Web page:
All the marbles
The most impressive aspect of BioWare's Mass Effect 3 is its scale. Sure, the previous two games had you trotting around the galaxy putting together a ragtag band of misfits to join you on a suicidal mission to save the universe, but it was never very cohesive.
Up until this point in the trilogy, players spent most of their time visiting different planets to complete loyalty missions or settle disputes. On each occasion a skirmish would kick off one way or another and you'd end up having to shoot your way out. However, Mass Effect 3, coming to Xbox 360, PlayStation 3 and PC, ups the ante by pitting Commander Shepard and his crew against the Reapers, a highly advanced machine race of starships with the desire and power to wipe out anything and everything, and their next target is Earth.
Essentially, then, Mass Effect 3 elevates the battle to save the universe from a series of playground slap ups to an all-out war in which the winner takes all and the loser is wiped from existence. The stakes have never been higher.
In one mission, Shepard is tasked with taking the fight to the enemy by attacking a Reaper base. He (or she - let's not forget FemShep) does this by marking his target with a laser and calling in the Normandy, his trusty ship, to drop a destructive payload. Naturally things don't go as planned and our hero finds himself face-to-face with a Reaper ship and dozens of enemy troops.
While this might sound like the kind of situation video game heroes deal with on a day-to-day basis, it's important to note that until now, battles against the Reapers have only taken place in cinematic cut-scenes, where the player has no control over the characters. This time round, players have to directly engage their colossal enemies and bring them down once and for all.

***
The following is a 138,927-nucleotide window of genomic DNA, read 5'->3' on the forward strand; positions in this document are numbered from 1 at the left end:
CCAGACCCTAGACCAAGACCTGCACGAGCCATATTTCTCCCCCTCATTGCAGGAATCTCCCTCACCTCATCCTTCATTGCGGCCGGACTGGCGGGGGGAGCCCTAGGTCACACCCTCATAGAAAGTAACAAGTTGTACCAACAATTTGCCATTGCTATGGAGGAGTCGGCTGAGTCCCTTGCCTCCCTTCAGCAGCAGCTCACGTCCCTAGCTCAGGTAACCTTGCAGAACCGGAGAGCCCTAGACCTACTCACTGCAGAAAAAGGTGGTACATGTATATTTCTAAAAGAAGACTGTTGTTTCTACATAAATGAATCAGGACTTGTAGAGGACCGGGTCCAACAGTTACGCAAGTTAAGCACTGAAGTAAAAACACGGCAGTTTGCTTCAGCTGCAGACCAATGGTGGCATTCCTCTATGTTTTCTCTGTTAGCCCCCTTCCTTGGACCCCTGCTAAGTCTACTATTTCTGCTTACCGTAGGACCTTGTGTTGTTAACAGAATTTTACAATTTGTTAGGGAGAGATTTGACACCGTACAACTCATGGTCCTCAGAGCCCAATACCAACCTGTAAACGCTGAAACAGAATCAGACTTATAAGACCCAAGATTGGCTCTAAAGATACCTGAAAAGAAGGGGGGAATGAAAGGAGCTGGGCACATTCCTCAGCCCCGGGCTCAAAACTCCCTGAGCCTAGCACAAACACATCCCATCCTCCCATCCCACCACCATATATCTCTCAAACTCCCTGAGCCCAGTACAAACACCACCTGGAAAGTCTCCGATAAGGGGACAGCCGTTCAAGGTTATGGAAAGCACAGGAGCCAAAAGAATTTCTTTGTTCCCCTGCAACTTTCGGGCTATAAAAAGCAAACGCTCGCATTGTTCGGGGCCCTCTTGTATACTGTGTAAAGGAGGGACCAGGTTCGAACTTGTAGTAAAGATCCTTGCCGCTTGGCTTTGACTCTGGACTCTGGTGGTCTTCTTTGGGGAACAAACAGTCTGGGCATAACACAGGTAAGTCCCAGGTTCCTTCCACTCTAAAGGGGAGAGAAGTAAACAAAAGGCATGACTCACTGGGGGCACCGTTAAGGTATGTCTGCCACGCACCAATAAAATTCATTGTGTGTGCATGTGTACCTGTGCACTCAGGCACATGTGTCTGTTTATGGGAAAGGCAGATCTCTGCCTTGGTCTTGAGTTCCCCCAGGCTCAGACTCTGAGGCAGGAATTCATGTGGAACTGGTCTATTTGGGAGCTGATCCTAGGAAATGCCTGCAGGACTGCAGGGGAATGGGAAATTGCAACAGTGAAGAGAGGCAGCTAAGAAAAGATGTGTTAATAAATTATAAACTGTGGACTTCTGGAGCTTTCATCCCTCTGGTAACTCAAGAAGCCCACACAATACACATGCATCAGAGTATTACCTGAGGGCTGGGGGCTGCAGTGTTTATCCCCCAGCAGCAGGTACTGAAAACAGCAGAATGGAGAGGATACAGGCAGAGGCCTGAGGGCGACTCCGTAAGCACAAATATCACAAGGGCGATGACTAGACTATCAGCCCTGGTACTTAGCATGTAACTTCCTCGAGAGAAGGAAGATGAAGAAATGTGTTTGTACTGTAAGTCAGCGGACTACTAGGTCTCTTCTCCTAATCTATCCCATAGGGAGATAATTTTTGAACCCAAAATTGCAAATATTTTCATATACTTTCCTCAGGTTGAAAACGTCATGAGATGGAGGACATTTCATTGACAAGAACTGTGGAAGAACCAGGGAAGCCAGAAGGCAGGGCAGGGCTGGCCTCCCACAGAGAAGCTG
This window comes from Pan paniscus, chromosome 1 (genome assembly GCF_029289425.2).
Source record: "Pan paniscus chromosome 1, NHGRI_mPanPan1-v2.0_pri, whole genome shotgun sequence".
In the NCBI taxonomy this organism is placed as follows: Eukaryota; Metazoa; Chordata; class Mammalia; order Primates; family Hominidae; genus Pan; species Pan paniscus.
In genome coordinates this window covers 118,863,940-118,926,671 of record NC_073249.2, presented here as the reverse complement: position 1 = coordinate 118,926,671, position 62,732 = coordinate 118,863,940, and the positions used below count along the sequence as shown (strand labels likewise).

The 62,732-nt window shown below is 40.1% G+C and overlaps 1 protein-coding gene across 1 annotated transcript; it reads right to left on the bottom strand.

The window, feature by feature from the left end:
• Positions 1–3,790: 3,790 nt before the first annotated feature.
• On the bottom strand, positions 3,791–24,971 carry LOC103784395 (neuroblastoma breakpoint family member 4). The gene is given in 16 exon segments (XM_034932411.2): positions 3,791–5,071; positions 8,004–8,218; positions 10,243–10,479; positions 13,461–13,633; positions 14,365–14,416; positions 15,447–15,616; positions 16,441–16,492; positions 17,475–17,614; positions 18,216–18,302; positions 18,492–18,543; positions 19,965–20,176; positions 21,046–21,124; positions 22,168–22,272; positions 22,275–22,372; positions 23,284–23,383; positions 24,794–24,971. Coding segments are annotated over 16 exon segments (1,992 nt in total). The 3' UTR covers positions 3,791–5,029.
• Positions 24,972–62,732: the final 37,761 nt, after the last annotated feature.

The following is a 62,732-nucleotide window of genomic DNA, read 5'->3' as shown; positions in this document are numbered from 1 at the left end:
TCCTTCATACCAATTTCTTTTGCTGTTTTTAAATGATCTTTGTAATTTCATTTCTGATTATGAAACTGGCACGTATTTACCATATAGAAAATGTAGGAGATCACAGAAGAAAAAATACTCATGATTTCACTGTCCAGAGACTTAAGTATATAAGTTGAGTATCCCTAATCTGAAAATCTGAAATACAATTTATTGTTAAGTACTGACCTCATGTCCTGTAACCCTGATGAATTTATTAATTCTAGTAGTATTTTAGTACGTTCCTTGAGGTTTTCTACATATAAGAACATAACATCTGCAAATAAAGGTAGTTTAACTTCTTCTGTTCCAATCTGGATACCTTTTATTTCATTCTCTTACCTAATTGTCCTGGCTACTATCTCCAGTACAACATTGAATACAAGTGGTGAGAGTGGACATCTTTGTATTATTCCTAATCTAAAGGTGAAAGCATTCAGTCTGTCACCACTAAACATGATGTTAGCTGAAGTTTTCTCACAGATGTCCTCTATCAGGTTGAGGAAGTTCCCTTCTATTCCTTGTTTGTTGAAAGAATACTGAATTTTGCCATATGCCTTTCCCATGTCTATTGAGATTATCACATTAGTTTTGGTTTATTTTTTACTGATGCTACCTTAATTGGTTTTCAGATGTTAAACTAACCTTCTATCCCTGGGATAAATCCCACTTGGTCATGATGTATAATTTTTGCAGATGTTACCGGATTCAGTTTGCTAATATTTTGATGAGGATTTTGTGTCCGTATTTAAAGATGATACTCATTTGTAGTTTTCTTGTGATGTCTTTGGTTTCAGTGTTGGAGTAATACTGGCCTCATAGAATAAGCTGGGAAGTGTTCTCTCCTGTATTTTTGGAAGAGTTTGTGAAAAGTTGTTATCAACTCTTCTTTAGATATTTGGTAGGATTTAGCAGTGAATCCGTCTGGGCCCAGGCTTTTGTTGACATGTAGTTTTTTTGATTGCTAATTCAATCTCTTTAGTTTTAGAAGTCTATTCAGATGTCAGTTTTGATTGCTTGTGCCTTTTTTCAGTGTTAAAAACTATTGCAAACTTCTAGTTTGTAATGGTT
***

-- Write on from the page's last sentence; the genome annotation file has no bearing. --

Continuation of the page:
On top of that, grunt enemy forces have also been bolstered to give Shepard extra trouble. Regular infantry have been turned into freakish hybrids by an enigmatic and technologically advanced race known as the Collectors, a significant foe players faced in Mass Effect 2. Now they've worked their evil magic to mash together other alien races such as the Batarian, Asari and Krogan to form freakish chimera-like creatures. They're ugly, formidable foes who possess the combined characteristics and powers of each of their parts.
Hop, skip and a jump
To offer Shepard a fighting chance, Mass Effect 2's combat mechanics have been given a significant overhaul. Gone is the clunky cover-to-cover gameplay, which has been replaced with a far more fluid system that makes battles fast and furious. Shepard is now a sprightly vessel of destruction capable of vaulting over cover, gliding round corners, using guns and grenades in combination, and getting up close to enemies to deliver devastating melee attacks using his new Omniblade, Mass Effect's version of a lightsaber. Thanks to the new tricks, Mass Effect 3 feels like a distinct third-person game and far less like yet another run-of-the-mill Gears of War clone.
All talkInitially it may seem like Mass Effect 3 is geared towards action junkies, but saving the galaxy doesn't always have to centre on how quickly you pull the trigger. BioWare has once again provided plenty of opportunities for players to engage with a diverse and interesting range of characters and delve deep into series lore, crafting three distinct experiences to satisfy all types of gamers.
Story mode keeps combat to a minimum and places more of a focus on making important moral decisions that impact story progression, with players spending more time exchanging words than bullets. Action mode does the opposite by dialling down the chit chat and decision making in favour of shooting and action set-pieces. But most will likely choose to play the role-playing mode, which offers the traditional mixture of both story and action.
With an exciting conclusion to the trilogy in sight, and the series' most accessible, well-rounded gameplay yet, BioWare has aimed for the stars with Mass Effect 3, and all the signs currently point to it being a stellar success.